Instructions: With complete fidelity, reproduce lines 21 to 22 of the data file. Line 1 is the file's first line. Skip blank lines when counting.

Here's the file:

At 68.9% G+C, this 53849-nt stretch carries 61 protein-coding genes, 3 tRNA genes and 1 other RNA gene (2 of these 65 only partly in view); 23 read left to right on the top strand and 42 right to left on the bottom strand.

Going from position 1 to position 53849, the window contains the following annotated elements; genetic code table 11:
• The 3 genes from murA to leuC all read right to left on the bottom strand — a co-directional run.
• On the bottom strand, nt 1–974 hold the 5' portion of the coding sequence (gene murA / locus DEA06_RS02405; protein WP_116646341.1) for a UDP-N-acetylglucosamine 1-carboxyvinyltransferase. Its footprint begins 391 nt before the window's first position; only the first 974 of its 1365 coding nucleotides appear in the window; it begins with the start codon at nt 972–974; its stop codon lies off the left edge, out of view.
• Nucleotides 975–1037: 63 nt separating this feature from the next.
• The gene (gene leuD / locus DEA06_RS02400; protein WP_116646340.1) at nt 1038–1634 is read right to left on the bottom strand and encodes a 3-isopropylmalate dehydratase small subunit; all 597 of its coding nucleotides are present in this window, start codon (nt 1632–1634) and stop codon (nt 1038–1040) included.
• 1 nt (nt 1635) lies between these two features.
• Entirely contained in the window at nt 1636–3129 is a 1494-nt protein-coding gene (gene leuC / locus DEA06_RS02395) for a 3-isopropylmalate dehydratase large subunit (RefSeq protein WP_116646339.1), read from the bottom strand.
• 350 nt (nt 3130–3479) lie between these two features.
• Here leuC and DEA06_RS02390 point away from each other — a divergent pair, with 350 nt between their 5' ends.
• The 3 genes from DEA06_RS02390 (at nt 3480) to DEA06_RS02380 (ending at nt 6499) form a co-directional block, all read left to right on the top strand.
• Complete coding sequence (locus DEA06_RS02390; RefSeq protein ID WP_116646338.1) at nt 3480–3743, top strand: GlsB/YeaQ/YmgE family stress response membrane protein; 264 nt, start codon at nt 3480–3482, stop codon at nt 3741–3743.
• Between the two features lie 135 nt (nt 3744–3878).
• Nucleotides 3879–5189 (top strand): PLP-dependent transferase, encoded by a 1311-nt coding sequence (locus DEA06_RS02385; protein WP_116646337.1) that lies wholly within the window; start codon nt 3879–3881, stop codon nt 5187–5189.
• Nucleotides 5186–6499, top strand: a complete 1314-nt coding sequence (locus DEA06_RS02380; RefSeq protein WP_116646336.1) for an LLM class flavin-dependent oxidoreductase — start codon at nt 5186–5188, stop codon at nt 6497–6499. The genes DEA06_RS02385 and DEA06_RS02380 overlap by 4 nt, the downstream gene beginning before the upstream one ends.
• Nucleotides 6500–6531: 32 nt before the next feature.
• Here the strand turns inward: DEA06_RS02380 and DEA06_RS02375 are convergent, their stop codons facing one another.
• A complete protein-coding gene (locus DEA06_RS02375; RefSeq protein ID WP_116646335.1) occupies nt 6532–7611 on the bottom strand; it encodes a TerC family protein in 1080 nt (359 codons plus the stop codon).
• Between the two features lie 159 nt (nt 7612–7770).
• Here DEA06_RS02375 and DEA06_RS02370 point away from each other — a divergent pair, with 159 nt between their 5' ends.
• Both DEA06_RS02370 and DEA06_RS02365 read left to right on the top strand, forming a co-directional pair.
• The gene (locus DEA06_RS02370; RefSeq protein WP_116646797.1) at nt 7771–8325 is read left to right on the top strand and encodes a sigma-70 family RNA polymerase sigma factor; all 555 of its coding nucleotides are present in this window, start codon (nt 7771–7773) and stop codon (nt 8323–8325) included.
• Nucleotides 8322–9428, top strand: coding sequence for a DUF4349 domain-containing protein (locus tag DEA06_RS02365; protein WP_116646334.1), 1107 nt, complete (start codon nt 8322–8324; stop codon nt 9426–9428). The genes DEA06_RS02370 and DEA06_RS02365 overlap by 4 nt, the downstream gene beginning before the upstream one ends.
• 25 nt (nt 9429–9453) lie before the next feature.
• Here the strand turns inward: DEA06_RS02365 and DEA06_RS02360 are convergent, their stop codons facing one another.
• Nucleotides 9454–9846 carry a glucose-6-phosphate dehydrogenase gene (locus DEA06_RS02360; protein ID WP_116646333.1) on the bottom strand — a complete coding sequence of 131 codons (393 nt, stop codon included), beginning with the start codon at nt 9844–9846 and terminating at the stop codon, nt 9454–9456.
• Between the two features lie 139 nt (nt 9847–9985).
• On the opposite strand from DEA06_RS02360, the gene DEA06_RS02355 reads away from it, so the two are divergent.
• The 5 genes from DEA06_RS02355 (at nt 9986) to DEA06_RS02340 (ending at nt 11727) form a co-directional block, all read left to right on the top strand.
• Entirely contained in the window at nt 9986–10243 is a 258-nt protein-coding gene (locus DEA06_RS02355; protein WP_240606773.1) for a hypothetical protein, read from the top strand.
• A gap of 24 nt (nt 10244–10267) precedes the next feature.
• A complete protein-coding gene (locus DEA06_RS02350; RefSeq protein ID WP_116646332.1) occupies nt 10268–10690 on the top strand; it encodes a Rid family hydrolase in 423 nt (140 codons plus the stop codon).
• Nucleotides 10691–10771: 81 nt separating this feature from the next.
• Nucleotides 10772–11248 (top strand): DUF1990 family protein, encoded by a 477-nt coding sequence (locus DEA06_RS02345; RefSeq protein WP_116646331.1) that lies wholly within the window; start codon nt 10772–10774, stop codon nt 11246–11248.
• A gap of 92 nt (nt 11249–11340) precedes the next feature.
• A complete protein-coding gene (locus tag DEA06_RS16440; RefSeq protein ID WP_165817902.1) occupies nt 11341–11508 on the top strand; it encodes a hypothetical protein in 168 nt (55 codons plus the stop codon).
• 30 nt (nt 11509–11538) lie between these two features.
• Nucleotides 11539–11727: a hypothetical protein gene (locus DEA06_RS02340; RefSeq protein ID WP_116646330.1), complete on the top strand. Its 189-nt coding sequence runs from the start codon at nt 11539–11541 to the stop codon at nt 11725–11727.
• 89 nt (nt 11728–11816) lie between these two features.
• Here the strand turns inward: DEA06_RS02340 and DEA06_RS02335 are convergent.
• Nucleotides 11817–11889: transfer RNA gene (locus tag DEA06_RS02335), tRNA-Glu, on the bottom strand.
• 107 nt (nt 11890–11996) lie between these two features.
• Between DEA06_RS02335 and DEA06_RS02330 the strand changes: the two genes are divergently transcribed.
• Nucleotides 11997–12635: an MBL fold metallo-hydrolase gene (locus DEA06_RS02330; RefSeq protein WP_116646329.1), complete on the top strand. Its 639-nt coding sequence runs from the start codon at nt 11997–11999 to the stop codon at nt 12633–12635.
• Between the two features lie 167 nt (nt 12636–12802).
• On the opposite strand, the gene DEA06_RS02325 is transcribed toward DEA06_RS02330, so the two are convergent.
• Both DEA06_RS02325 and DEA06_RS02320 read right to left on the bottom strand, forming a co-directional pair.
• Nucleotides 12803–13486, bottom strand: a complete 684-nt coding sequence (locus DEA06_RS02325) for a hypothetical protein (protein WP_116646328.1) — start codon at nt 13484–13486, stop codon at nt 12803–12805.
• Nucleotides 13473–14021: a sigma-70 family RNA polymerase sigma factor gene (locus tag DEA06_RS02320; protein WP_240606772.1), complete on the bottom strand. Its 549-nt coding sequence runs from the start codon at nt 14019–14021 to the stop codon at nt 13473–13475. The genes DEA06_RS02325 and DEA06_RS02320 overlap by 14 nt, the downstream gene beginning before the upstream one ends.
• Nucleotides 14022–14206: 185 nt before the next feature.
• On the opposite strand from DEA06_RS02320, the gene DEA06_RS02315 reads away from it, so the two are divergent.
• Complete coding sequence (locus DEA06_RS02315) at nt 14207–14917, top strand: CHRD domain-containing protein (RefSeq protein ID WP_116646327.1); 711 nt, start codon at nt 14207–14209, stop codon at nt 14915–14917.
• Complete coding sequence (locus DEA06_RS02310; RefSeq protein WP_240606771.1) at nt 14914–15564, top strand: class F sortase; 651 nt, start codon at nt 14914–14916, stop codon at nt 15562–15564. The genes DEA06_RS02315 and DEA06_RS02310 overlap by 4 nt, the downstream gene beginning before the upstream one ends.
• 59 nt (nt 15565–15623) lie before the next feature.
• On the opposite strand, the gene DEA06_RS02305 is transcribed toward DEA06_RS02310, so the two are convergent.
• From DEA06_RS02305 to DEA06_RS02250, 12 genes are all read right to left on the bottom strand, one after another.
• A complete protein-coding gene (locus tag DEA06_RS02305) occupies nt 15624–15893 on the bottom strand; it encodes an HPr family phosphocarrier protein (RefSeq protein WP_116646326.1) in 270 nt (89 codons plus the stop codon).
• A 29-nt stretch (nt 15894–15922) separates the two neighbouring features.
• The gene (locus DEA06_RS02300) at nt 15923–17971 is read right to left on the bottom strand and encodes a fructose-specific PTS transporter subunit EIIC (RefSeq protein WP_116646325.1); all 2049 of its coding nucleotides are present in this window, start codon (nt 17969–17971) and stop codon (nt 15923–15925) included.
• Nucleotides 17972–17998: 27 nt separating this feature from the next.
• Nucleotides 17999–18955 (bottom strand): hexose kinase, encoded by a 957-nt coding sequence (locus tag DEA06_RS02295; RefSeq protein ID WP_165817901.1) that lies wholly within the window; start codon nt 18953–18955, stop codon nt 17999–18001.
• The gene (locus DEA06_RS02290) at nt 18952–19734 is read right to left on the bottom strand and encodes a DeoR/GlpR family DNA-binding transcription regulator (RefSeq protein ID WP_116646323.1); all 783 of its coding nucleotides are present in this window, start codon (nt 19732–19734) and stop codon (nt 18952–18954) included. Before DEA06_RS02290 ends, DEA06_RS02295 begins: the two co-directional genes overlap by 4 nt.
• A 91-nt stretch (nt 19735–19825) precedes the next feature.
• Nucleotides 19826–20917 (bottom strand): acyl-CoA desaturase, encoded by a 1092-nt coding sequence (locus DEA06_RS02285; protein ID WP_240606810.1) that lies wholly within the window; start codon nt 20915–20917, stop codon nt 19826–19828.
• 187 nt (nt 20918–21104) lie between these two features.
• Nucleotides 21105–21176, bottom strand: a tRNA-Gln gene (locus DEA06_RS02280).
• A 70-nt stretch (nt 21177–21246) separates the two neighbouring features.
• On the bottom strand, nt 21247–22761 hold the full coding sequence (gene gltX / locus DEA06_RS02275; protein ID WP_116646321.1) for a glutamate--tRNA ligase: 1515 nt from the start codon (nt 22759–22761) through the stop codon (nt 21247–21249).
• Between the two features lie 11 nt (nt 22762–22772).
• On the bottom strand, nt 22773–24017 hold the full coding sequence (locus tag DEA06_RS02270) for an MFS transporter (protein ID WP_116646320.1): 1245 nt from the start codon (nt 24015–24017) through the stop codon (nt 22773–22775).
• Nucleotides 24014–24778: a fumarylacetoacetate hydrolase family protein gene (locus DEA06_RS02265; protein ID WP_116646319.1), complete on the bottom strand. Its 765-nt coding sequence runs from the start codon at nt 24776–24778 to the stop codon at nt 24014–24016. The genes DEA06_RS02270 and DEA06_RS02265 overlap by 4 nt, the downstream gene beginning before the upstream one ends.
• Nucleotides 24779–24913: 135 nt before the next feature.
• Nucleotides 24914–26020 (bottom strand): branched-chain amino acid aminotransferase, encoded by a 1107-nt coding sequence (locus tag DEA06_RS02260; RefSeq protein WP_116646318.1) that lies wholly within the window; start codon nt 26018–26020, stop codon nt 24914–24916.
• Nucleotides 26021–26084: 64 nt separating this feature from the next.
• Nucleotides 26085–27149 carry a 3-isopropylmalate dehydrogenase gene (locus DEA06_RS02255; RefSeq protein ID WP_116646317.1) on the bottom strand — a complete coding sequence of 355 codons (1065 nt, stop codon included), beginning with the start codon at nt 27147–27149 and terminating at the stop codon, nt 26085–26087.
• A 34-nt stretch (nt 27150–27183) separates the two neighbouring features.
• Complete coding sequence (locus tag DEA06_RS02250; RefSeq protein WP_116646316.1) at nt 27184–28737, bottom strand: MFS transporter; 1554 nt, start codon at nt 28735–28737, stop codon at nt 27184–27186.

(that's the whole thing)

• Both DEA06_RS02370 and DEA06_RS02365 read left to right on the top strand, forming a co-directional pair.
• The gene (locus DEA06_RS02370; RefSeq protein WP_116646797.1) at nt 7771–8325 is read left to right on the top strand and encodes a sigma-70 family RNA polymerase sigma factor; all 555 of its coding nucleotides are present in this window, start codon (nt 7771–7773) and stop codon (nt 8323–8325) included.